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They Say: “A young couple survives a horrific car accident, but must then face an even tougher test: their guilt and resentment towards each other. Can faith and human will overcome shared trauma? Is there really such a thing as unconditional love?”
If you attend Fringe out of a passion for new plays, seeing Shock / Trauma is an opportunity you shouldn’t miss. Festivals of this kind do our theatrical community an important service: They allow audiences to hear new works, and talented playwrights like Evan Crump to field the responses that will help the work find it’s sea legs.
You shouldn’t go to Shock/ Trauma expecting a polished production, nor a perfect composition that fully expresses the playwright’s themes. Yet the foundation for a wonderful play is there. If I’ve fully understood what Crump intends to convey, then for the most part the play is working, certainly enough to make watching it a worthwhile endeavor.
Speaking of the playwright’s intentions, Crump has assigned himself a hell of a task, namely to reconcile actual events from his own life and transform them into a fictional work of art. Five years ago Crump and his girlfriend, actress Julie Roundtree, were in a car accident. Crump walked away largely unscathed, physically at least, but Roundtree has had to survive severe injuries to her spine and skull. The title, Shock/Trauma, refers to the hospital ward to which Roundtree was rushed. The play explores the process of physical and emotional recovery, and the effects of the accident on the relationship of Marc and Anna, played by Crump and Roundtree, respectively. Guilt, blame, acceptance, forgiveness, a loss of independence, and the rattling of one’s faith are among the cornucopia of themes Crump takes on.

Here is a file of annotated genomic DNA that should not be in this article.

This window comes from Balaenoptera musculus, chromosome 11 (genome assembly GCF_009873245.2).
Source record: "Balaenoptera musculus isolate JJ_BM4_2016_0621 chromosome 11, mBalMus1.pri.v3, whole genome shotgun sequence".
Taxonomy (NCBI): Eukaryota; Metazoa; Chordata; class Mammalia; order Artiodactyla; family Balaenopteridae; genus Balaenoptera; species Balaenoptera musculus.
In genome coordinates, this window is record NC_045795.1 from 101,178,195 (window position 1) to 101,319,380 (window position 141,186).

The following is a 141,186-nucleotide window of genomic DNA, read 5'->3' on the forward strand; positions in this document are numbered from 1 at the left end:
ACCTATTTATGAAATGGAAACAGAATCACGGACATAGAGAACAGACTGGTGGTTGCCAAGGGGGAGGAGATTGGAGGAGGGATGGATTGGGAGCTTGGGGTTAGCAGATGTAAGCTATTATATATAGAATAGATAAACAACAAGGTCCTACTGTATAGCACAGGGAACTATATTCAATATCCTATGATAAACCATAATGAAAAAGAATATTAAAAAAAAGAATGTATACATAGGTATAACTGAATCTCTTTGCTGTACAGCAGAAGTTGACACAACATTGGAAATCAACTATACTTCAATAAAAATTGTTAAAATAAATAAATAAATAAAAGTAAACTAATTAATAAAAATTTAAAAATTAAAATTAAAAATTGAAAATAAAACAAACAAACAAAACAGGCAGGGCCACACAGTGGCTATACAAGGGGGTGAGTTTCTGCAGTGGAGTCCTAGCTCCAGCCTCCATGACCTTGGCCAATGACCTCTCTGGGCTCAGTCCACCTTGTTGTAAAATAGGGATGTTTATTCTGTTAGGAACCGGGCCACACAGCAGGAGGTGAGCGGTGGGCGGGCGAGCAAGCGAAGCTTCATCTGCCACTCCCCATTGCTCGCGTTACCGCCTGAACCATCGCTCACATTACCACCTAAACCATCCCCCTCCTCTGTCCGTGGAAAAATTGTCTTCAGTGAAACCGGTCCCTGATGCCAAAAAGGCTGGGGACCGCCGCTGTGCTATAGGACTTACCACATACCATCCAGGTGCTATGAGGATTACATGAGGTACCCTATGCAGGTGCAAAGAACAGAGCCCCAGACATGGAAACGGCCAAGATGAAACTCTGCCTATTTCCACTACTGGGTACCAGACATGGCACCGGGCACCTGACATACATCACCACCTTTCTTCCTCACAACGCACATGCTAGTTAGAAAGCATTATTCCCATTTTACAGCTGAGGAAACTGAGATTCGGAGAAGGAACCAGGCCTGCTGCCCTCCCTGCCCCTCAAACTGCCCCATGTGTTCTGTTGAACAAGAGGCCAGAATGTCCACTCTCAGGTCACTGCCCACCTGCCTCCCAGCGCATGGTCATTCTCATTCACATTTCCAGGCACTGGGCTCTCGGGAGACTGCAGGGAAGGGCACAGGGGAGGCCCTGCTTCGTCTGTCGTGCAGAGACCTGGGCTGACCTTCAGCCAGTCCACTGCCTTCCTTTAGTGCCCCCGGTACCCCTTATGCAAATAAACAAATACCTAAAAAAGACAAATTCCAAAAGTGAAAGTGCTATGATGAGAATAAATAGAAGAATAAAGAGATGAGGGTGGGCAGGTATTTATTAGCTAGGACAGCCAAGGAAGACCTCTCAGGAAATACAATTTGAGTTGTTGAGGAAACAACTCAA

The shock/ trauma ward itself is the setting of the play. Hospital curtains loom over all the action. Crump tells his story using a nonlinear structure. The script spans two or three years, but Crump returns again and again to the hours immediately following the crash. With the help of Steve Royal’s set and lighting design, the sequence of events is always completely clear. Where the production falters is in the timing of the transitions between scenes. The actors rush from one to the next, undercutting the impact of each.
That aside, Roundtree gives an affecting performance. Manolo Santalla also stands out, especially, in the role of a nurse who cares for Anna when she is put into a medically induced coma. We experience the coma from Anna’s point of view. For my part, I’ve never seen a scene like this on stage before and it’s very memorable. Both the actors and Crump deserve credit for infusing, of all things, humor into these circumstances.
The insight we gain into Anna’s experience is a strong point in Crump’s story, but also part of an overall imbalance in the script. I understood her perspective on the relationship, post-accident, more deeply than Marc’s. How Anna’s behavior and emotional needs change as a result of her injuries is often discussed, but shown too little. The recovery is a mutual test of endurance, and I lacked a clear picture of why Anna is a challenge to live with in the months immediately following the accident.
As time passes, and the play progresses, Anna and Marc’s relationship changes again. These later scenes feel entirely truthful and are very well acted. Like couples do, Anna and Marc argue all at same time, about all the previously mentioned issues. Yet the audience can follow their thoughts point for point without ever loosing the sense that this is entirely intimate behavior.
Crump brings Shock/ Trauma to a conclusion that I am loath to reveal, but which has resonated with me since I saw it. This play is deserving of an audience’s attention, the hard work still required to fully develop it, and a life that will last long after the Fringe tent comes down.
See It If: You get jazzed by thought- provoking new plays.
Skip It If: Only polished, fully developed work will float your boat.